Maqasid Foundations of Market Economics

Maqasid Foundations of Market Economics

Maqasid Foundations of Market Economics

Maqasid Foundations of Market Economics

Synopsis

Explains the exchange economics behind the Shari'ah compliance conditions of Islamic finance. Drawing on received sources of 'maqasid' (Shari'ah's practical objectives), this book demonstrates how the principles of market economics affect how markets and financial instititions actually operate under Shari'ah law. It shows where Islamic economics converges with and differs from conventional economics through the banning of usury and other Shari'ah-prohibited trade practices.Islamic finance rests on the principles of free market exchange of Islamic economics. But the latter has failed to keep pace with the rapid developments of the former. Much work published about Islamic economics is at least idealistic if not radically ideological, with little relevance to the Islamic financial industry. This book provides the coherent body of economic theory that students and practitioners of Islamic finance need in order to understand how the maqasid gives a sense of direction to developments in the industry.

Excerpt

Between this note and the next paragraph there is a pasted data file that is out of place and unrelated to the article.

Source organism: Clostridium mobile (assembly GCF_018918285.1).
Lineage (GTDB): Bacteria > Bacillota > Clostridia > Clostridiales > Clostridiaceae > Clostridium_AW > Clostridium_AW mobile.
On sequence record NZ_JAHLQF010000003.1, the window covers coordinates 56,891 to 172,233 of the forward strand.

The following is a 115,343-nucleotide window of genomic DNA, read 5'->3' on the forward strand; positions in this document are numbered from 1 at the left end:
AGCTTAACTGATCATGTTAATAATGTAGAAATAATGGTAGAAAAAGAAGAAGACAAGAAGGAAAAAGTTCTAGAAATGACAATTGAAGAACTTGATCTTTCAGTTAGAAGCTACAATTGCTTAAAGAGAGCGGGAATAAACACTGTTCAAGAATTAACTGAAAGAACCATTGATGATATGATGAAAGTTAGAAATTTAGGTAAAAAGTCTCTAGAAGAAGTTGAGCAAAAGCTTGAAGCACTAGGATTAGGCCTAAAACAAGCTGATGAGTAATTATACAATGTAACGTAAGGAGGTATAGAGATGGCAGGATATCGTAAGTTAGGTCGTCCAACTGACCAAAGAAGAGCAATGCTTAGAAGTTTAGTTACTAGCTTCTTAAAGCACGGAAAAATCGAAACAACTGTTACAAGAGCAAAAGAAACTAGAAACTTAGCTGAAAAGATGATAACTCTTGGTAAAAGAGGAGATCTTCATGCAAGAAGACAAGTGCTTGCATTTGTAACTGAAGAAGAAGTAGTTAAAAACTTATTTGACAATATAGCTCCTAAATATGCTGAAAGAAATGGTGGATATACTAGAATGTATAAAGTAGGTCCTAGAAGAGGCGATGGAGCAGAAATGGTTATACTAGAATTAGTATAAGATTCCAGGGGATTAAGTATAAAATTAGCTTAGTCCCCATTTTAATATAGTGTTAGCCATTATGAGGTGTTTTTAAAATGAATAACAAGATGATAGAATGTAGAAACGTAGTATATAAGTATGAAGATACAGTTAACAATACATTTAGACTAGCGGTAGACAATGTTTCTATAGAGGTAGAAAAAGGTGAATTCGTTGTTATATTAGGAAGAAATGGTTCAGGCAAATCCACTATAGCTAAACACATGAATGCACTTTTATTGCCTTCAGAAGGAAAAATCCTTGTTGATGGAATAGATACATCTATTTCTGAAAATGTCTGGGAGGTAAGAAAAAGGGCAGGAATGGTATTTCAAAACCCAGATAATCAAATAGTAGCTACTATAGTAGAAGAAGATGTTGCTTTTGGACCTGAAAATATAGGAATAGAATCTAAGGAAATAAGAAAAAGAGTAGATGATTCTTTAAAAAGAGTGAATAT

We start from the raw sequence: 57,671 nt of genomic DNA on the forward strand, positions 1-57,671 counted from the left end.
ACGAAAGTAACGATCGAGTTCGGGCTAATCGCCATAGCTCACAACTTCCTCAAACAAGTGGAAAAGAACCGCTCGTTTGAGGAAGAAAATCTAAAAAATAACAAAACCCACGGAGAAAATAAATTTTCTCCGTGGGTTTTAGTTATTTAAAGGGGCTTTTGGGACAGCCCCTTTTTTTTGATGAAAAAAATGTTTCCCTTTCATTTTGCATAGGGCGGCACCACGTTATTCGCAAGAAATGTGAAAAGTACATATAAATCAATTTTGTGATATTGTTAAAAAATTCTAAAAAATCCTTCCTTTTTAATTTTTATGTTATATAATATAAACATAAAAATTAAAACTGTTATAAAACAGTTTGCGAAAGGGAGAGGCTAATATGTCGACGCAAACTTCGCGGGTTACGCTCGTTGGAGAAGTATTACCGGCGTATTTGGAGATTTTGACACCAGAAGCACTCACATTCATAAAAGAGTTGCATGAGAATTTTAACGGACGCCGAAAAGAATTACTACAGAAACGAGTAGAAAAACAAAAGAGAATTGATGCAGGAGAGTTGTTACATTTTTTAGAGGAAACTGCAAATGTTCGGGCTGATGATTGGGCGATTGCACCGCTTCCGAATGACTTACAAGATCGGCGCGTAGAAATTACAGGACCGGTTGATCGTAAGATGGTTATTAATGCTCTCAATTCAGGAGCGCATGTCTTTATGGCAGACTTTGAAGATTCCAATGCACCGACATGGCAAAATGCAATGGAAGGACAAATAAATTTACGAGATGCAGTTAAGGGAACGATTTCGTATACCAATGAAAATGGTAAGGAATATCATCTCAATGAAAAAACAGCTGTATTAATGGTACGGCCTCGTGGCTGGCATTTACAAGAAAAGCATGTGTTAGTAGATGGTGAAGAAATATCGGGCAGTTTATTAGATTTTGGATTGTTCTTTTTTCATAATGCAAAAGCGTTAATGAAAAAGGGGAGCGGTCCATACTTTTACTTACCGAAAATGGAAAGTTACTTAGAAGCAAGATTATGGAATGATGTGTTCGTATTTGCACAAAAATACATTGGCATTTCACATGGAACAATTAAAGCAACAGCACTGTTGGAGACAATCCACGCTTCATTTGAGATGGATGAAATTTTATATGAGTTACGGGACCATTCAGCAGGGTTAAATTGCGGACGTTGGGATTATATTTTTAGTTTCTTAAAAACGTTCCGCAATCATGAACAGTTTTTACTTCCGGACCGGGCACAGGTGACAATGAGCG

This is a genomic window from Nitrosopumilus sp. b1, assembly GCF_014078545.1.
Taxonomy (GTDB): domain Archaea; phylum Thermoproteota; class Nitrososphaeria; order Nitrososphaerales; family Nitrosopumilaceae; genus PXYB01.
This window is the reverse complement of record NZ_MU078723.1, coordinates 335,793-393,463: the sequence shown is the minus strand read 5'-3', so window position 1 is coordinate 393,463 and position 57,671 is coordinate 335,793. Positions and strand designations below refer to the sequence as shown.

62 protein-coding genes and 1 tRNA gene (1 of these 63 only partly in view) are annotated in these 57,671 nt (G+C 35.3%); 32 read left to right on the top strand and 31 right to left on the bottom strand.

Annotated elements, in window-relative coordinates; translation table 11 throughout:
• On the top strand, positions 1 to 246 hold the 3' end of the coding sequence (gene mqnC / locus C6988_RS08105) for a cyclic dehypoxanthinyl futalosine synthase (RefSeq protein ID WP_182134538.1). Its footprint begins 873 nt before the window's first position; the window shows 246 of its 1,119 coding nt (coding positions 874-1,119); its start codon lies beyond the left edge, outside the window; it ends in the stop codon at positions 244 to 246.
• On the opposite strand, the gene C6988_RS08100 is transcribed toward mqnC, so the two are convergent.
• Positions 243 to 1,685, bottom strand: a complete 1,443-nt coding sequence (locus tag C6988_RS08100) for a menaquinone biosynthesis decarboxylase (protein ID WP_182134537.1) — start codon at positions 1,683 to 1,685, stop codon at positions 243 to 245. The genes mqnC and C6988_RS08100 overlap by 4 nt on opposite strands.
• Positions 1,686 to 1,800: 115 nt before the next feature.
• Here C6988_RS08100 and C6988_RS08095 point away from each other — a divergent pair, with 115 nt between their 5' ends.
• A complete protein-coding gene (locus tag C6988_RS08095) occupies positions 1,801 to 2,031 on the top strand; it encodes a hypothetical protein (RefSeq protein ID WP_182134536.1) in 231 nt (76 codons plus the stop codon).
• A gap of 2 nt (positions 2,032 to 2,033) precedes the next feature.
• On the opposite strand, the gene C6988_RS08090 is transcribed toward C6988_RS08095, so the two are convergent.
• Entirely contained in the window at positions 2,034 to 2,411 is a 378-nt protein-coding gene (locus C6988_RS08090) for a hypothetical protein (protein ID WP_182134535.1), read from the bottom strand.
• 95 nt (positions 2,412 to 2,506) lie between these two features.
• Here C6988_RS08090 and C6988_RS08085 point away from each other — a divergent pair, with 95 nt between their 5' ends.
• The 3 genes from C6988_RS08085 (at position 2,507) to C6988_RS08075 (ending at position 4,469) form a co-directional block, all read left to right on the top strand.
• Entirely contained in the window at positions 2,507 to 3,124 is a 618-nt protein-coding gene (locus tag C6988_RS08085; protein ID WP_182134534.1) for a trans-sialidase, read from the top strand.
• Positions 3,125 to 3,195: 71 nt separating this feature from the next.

This book provides a groundwork of market economics for markets and institutions that operate in accordance with Islamic Law (that is, Shari‘ah). Major in this field are the interest-free Islamic financial institutions that sparked a remarkable shift from conventional financing in less than four decades–thanks to well-defined standards of Shari‘ah compliance developed concertedly by Shari‘ah scholars, bankers and professional practitioners. At the industrial level, clear regulatory standards have been developed, notably through the Islamic Financial Services Board (IFSB), while the Accounting and Auditing Organisation for Islamic Financial Institutions (AAOIFI) has developed accounting and auditing standards. These efforts have helped to incorporate the Islamic financial industry within the global financial system. the engagement of major international banks and investment corporations in the structuring of interest-free solutions has further enhanced the potential capability of Islamic finance to command worldwide attention. the concept of Shari‘ah compliance has thus attained a technically sophisticated character through careful synthesis of Islamic jurisprudential formality, modern financial engineering and civil legal conformity. in response to increasing pressure to secure competitive positions in the market for Islamic financial qualifications, degree awarding bodies, both academic and professional, have timely captured the opportunity to develop courses on Islamic banking and finance within their academic and professional . . .

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